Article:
"The obvious replacements for planes are scarcely better. Fast passenger ships appear to be even worse for the environment than jets. ... [Paragraph] Nor are ultra-high-speed trains the answer. Though trains traveling at normal speeds have much lower carbon emissions than airplanes, Professor Roger Kemp of Lancaster University shows that energy consumption rises dramatically at speeds above 125 miles per hour. Increasing the speed from 140 to 220 mph almost doubles the amount of fuel burned. If the trains are powered by electricity, and if that electricity is produced by plants burning fossil fuels, they cause more CO2 emissions than planes. Running trains on renewable electricity is certainly possible, but this faces problems: Trains must run on time, and that means there is little room for 'demand management,' which means reducing the electricity load in response to fluctuations in supply. In all transport systems, high performance is incompatible with low consumption. The faster you go, the more energy you need."

                        In general, the last sentence is the important one: Monbiot contends that high speed is incompatible with environmental stewardship, particularly with preventing runaway climate change, at least with today's technologies or those whose viability becomes reasonably foreseeable in the near future.

                        Thoughts?

                        Regards,

                        Joel (Siegel)
                      • J.H. Crawford
                        ... That s physics at work: resistance increases with the square of the speed. There are ways around it, to a degree. If the trains are light, energy
                        Message 11 of 18 , Jun 13, 2007
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                          Joel Siegel said:

                          >High-speed rail does not escape criticism, however.
                          >
                          >"The obvious replacements for planes are scarcely better. Fast passenger ships appear to be even worse for the environment than jets. ... [Paragraph] Nor are ultra-high-speed trains the answer. Though trains traveling at normal speeds have much lower carbon emissions than airplanes, Professor Roger Kemp of Lancaster University shows that energy consumption rises dramatically at speeds above 125 miles per hour. Increasing the speed from 140 to 220 mph almost doubles the amount of fuel burned. If the trains are powered by electricity, and if that electricity is produced by plants burning fossil fuels, they cause more CO2 emissions than planes. Running trains on renewable electricity is certainly possible, but this faces problems: Trains must run on time, and that means there is little room for 'demand management,' which means reducing the electricity load in response to fluctuations in supply. In all transport systems, high performance is incompatible with low consumption. The faster you go, the more energy you need."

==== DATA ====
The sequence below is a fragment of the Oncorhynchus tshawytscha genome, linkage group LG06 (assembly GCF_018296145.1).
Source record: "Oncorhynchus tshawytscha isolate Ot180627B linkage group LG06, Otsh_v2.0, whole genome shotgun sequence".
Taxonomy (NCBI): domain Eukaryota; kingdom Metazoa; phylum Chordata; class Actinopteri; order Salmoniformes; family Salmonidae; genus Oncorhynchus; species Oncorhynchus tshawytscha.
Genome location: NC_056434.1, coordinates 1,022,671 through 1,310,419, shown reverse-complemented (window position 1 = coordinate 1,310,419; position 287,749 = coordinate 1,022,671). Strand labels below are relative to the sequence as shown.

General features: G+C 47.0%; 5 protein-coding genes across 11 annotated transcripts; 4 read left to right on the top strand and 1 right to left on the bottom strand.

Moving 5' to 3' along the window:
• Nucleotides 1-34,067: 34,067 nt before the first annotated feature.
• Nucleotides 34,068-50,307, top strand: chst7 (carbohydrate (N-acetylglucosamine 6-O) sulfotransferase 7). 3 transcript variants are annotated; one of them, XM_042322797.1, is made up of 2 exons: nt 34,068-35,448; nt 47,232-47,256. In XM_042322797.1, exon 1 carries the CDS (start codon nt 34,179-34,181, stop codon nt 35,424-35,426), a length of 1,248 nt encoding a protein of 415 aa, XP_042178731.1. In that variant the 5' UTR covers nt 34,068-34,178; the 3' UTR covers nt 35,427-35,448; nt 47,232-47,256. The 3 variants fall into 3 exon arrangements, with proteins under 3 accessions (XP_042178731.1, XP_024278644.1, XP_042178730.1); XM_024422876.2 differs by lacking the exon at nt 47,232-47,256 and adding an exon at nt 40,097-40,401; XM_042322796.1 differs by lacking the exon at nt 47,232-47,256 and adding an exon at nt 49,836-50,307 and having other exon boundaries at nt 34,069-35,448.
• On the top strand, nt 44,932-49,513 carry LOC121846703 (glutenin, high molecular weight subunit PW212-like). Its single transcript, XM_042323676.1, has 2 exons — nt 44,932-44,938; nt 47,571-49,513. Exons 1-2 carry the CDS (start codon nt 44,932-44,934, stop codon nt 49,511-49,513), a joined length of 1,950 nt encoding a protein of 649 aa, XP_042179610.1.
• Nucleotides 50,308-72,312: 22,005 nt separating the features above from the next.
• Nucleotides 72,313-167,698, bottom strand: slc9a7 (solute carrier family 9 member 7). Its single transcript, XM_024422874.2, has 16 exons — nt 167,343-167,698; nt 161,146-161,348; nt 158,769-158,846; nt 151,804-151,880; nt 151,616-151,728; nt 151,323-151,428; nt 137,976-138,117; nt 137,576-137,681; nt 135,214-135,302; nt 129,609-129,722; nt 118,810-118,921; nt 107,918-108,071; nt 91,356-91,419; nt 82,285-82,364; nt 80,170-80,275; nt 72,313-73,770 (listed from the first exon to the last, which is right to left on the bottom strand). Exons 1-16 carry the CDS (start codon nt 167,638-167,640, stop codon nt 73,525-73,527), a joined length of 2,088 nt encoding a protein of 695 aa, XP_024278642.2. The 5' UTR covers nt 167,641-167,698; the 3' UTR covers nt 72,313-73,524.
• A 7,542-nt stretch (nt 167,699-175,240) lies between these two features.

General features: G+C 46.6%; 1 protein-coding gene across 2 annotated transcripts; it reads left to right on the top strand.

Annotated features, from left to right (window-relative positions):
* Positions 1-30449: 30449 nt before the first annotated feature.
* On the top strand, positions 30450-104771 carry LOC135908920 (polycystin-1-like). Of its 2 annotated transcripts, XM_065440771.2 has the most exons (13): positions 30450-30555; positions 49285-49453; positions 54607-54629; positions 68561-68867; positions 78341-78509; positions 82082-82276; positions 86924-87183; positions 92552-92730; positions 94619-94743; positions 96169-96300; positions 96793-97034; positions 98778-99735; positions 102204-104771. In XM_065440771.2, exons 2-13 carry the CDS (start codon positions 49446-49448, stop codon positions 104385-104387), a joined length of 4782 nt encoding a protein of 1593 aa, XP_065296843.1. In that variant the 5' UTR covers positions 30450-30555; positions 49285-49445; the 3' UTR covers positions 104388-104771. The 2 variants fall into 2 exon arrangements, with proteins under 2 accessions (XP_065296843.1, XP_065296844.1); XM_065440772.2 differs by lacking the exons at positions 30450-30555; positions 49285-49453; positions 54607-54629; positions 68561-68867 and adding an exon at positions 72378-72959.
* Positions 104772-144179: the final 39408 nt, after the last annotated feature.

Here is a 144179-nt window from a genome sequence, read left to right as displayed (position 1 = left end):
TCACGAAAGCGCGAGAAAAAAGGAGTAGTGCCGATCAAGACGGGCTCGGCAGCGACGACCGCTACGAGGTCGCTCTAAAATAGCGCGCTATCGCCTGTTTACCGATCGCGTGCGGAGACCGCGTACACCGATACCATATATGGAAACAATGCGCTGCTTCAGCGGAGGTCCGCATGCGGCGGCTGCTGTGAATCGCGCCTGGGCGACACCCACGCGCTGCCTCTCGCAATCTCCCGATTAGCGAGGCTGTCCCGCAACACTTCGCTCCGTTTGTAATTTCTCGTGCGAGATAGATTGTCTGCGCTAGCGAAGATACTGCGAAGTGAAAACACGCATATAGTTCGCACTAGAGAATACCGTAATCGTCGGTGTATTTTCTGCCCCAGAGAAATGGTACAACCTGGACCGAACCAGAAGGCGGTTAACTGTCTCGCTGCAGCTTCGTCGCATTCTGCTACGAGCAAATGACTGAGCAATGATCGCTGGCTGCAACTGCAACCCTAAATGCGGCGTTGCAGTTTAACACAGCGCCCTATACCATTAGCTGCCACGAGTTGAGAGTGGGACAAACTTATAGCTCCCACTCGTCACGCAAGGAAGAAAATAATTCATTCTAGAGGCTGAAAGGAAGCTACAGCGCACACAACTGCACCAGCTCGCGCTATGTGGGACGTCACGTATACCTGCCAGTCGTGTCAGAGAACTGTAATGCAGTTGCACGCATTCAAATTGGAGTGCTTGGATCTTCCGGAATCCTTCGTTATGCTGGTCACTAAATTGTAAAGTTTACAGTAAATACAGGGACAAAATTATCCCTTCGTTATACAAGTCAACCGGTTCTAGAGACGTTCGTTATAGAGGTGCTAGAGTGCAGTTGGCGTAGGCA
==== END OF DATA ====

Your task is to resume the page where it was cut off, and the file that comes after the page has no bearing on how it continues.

That's physics at work: resistance increases with the
                          square of the speed. There are ways around it, to a degree.
                          If the trains are light, energy requirements are much
                          reduced. If the streamlining is good, resistances is
                          also reduced. I have heard (no substantiation) that the
                          double-decker TGVs running from Lyon to Paris use about
                          the same amount of seat-mile energy as conventional
                          trains despite running at 300 km/hr or so. They are
                          very light weight, have low frontal area for the number
                          of seats, and the streamlining is good. That's about
                          the limit of the technology, IMHO. I also think that
                          it probably doesn't make sense to run trains much above
                          300 km/hr. The newest TGVs are 360, but the cost is
                          large and the actual reduction in travel time is not
                          great. Not worth the cost?

                          It is NOT all that hard to store electricity, although
                          there are losses. Pump storage is proven and can be
                          used, essentially, to store electricity. Pump water
                          up hill when there's plenty of electricity. Let it
                          flow back down hill to turn generators when there's
                          not enough. Losses are about 30% IIRC.

                          But, in general, things are probably going to have to
                          slow down, unless you go with the nuke option.

                          Regards,

                          Joel




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                        • dawie_coetzee
                          There are secondary effects that are not reflected in any of these comparisons. For instance, a railway station within easy reach of pedestrians will both be
                          Message 12 of 18 , Jun 14, 2007